The purpose of this paper is to investigate fundamental performance drivers in a state-owned enterprise (SOE) in the context of organizational theories.
This paper is based on a case analysis investigating how several factors, considered in the context of organizational theories, have combined to influence sustained performance at the Botswana Telecommunications Corporation (BTC). The study analyses both quantitative and qualitative data pertaining to an 18-year period from 1995 to 2012.
The paper supports the widely held view that agency and resource-based theories explain good performance, but challenges the popular view that political influence is always self-interest driven. A concept of positive public choice, under which such influence is driven by stakeholder interests and sustainability emerges. The case reveals that a selective approach to stakeholders defined how BTC crafted its good performance in a politically conducive environment.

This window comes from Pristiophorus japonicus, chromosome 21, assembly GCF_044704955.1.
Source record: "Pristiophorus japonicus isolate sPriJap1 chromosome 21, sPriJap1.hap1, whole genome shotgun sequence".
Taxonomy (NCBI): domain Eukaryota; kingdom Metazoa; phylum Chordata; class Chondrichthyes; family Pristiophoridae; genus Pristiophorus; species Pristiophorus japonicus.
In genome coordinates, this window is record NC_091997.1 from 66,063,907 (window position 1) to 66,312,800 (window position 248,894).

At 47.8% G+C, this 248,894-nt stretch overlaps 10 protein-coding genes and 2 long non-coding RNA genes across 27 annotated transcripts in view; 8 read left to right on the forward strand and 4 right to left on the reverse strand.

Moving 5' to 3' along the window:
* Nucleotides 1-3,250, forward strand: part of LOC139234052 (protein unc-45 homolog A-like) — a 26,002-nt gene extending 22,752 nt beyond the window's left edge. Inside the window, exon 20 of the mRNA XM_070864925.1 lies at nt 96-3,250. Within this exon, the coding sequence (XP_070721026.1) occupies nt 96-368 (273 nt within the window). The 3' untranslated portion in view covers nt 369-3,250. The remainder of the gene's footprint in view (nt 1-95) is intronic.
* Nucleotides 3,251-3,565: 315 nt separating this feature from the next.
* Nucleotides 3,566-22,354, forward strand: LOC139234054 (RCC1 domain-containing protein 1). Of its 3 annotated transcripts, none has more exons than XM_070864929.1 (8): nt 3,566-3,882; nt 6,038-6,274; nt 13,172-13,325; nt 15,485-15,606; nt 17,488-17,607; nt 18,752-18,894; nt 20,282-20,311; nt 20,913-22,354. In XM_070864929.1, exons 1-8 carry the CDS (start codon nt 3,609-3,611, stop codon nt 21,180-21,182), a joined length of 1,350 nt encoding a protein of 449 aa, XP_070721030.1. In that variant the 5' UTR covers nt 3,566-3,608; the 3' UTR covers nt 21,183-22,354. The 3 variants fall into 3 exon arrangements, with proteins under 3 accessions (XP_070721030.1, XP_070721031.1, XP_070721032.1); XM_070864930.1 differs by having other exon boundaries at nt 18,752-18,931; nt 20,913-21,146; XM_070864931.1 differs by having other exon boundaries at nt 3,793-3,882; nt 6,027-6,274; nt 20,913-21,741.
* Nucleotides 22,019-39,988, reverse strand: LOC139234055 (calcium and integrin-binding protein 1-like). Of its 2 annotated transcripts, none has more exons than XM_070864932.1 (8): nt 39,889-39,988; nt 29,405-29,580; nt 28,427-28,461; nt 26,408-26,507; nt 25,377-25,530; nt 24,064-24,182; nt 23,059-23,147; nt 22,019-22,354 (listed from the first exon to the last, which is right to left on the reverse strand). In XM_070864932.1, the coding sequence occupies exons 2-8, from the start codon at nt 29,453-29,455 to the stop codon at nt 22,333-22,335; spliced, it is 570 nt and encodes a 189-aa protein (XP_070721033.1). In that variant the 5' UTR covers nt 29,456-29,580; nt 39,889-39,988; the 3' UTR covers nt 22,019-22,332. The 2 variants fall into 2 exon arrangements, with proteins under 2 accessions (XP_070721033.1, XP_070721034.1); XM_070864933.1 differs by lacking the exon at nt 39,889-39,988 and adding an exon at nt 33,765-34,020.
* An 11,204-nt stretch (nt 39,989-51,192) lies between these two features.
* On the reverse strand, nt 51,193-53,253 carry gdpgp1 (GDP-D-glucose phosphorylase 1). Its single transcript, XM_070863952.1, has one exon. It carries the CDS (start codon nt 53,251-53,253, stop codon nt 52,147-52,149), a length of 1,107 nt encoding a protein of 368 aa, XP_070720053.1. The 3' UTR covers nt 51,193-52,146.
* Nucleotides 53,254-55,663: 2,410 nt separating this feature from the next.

Based on the research findings, a framework unifying political intervention with stakeholder interests needs to be developed and formalized with a link to SOE objectives. The framework would have clear performance measures linked to it, adequately monitored under a governance structure constituted from well-incentivized boards and managers with adequate strategic corporate resources under their control. The paper proposes such a framework.
The paper reveals an unexplored area of potential research, i.e. a positive public choice perspective under which societal interests are modeled with enterprise sustainability through political processes often blamed for poor performance.
Mbo, M. and Adjasi, C. (2017), "Performance of SOEs: evidence on Botswana Telecommunications Corporation", International Journal of Social Economics, Vol. 44 No. 7, pp. 960-979. https://doi.org/10.1108/IJSE-01-2016-0005
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